September 21, 2020
Highlights from CBO’s Long-Term Budget Outlook 2020
- According to the Congressional Budget Office (CBO), debt held by the public will reach 195 percent of gross domestic product in 2050, which is 15 percentage points higher than what the agency projected in its January estimate.
- The pace of projected debt accumulation tracks previous estimates, but the significant federal borrowing due to the COVID-19 pandemic has substantially increased existing federal indebtedness.
- Before long, stabilizing the debt will require an unprecedented fiscal consolidation.
The Long-Term Budget Outlook
The Congressional Budget Office (CBO) released its updated Long-Term Budget Outlook and projected that the U.S. debt will essentially double as a share of the economy by 2050, rising from the current level of 98 percent to 195 percent of gross domestic product (GDP). While the trajectory of projected debt accumulation is similar in many respects to preceding Long-Term Outlooks – the level of debt as a share of GDP is substantially higher than previously estimated because of the material deterioration in the nation’s fiscal outlook due to the COVID-19 pandemic.
Whereas in January CBO estimated that the debt would reach 180 percent of GDP by 2050, CBO now projects that debt held by the public will reach 195 percent of GDP by then – essentially twice the projected size of the U.S. economy midway through the 21st century. The pace of debt accumulated over the long-term horizon – beyond the 10-year budget window – essentially tracks with prior estimates.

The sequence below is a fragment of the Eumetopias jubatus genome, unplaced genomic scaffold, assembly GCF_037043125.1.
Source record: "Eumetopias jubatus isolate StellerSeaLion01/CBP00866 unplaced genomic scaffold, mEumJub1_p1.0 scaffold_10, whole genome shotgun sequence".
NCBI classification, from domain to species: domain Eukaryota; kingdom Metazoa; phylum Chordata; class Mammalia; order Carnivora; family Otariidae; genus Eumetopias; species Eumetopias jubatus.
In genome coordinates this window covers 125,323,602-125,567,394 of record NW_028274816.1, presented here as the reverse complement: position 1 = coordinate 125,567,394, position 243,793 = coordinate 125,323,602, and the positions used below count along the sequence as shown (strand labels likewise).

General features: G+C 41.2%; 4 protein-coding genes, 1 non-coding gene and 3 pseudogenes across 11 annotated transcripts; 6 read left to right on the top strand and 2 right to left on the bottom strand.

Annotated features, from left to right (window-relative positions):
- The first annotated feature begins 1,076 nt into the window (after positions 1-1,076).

Over the medium term, increased projected deficits necessarily reflect the economic and federal response to the pandemic, which CBO estimates will increase the deficit by $2.6 trillion over the 2020-2030 period. But over the longer term, the debt outlook remains driven by demography (which hasn’t changed since the last Long-Term Budget Outlook), the nation’s major entitlement programs (which are also unchanged), and growing interest on the nation’s ever-larger debt portfolio.
The long-term outlook reaffirms a trend in the nation’s finances, as Figure 2 illustrates. Despite continued markdowns in interest rates, debt service costs will crowd out other federal expenditures, and in 2043 these costs will exceed all other discretionary programs – defense, education, infrastructure – combined.
CBO has also been calculating what is essentially the cost of delaying needed fiscal consolidation, shown in Figure 3. To hold debt held by the public as a share of GDP to about current levels, 100 percent, in 2050 would require an annual reduction (relative to CBO projections) in the primary deficit (a revenue increase, spending decrease, or both, excluding net interest) of 2.9 percent if begun in 2025. This sum amounts to $598 billion in 2020. Achieving the same level of debt in 2050 would require a much larger fiscal consolidation if delayed until 2030, or 2035.
The same story holds true if the United States were to return to its 2019 debt level of 74 percent of GDP. It would require annual savings of 3.6 percent if begun in 2025, but 4.4 percent if begun in 2030. In both instances, achieving the necessary deficit reduction to achieve fairly modest debt targets in 2050 would be difficult if begun now, but would be more than 50 percent more painful if delayed for 10 years. For context, the magnitude of fiscal consolidation contemplated in any of these scenarios significantly dwarfs all but one historical tax increase. Essentially, this challenge would require deliberate fiscal consolidation on an unprecedented scale.